ASPEKT Method-The Analysis of Swallowing Physiology: Events, Kinematics and Timing is a method to train the clinician to determine the underlying physiology and mechanics that are causing the impairment of the swallow during MBSS/VFSS.    This method comes from the lab of Dr. Catriona Steele.   You can find more information at the lab website including a free webinar and question and answer session.   Research can be found by clicking this link and the  reference tables can be downloaded here.   There is also a downloadable handout, worksheet, scoring sheet and detailed step-by-step instructions using ImageJ and using TIMS.   (You can find more information on TIMS/Dicom or ImageJ).

The Yale Pharyngeal Residue Severity Rating Scale (the scale is available if you scroll down) is a measure of residue in the valleculae and pyriform sinus during FEES.  You can also find the scale with pictures at this site.    The research can be found for article 1 and article 2 and you can even buy a book dedicated to the scale here.

The Murray Secretion Scale is a 5 point scale to measure the amount of secretions found in the larynx/pharynx during a FEES.  You can find there research in this article.

The Penetration Aspiration Scale gives numbers regarding how deep penetration/aspiration occurs and if it was cleared or not.  This can be used during MBSS or during FEES to describe the penetration/aspiration.

 The Modified Barium Swallow Impairment Profile is a standardized means to modifieds with rating scores given to each of 17 physiological events during swallows of multiple consistencies.  Training is required to become a registered user of the MBSImP.  Read more about when I took the MBSImP here.   

The Boston Residue and Clearance Scale is an 11-point ordinal residue rating scale that analyzes 3 areas of residue during a fiberoptic endoscopic evaluation of swallowing (FEES) including the amount and location of residue, the presence of spontaneous clearing swallows, and  the effectiveness of clearing swallows.  Research to support this scale can:   Article 1, Article 2, Article 3, Article 4, Article 5.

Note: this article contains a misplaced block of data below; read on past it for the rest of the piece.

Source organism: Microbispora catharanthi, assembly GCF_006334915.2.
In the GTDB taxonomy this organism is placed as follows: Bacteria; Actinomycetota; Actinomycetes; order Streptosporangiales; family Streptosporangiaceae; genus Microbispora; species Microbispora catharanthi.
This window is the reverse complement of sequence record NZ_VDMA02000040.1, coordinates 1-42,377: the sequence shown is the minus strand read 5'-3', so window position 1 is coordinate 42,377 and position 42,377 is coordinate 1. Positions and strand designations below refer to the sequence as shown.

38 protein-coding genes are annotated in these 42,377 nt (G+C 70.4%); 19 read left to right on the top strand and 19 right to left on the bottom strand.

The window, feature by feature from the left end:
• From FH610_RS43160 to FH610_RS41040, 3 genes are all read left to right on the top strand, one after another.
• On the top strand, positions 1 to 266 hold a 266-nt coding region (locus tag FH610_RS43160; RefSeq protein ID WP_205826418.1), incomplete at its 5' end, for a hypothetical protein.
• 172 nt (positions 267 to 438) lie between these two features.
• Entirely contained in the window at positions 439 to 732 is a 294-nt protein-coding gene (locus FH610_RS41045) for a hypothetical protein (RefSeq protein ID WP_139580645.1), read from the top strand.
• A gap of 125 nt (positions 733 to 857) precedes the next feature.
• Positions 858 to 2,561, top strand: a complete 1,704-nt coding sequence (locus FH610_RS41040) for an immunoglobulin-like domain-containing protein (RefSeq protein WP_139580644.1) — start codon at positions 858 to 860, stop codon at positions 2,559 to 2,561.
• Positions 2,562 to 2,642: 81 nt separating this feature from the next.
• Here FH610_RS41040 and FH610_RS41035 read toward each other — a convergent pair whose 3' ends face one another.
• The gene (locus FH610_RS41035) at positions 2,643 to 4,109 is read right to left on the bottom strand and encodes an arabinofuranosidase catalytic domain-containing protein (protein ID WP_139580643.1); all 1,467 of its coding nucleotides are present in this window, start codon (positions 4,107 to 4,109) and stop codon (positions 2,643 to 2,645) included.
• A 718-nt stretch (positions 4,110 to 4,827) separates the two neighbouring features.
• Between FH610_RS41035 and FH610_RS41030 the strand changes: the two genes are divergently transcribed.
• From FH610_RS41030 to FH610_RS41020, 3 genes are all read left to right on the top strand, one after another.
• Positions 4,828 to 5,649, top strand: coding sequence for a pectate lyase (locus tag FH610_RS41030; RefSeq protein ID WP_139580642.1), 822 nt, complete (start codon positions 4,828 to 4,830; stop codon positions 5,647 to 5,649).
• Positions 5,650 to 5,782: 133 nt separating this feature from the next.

DIGEST (Dynamic Imaging Grade of Swallowing Toxicity) (click the link and scroll for the scoring guide/protocol) is a measure for oncology trials (i.e., grade 1= mild, grade 2= moderate, grade 3= severe, and grade 4= life threatening pharyngeal dysphagia) that reflects the combined impairment in swallowing safety and efficiency which is used during MBSS/VFSS.  You can find the research:  Article 1, Article 2, Article 3, Article 4.

Looking for reviews? 

A Systematic Review of Current Clinical and Instrumental Swallowing Assessment Methods can be found here.

You can also find Review of Evidence Based Nursing Protocols for Dysphagia Assessment.

Just a small dent….. 

This is an ever-growing list of some of the outcome measures available to us.  You want to look for measures that are both valid and reliable.  Not all measures listed have the same validity or reliability as others.   Links to research are provided and links to forms are provided as available.   Download, read and determine if these measures are the most beneficial to answer your questions related to dysphagia and the best outcome to determine the presence of dysphagia with your patients.   Remember, all assessments we currently have are a series of screeners.  Outcomes give us a way to measure progress by stating where the patient began and ended therapy.  It is crucial in this day and age with Medicare to measure your outcomes in a clear and precise manner.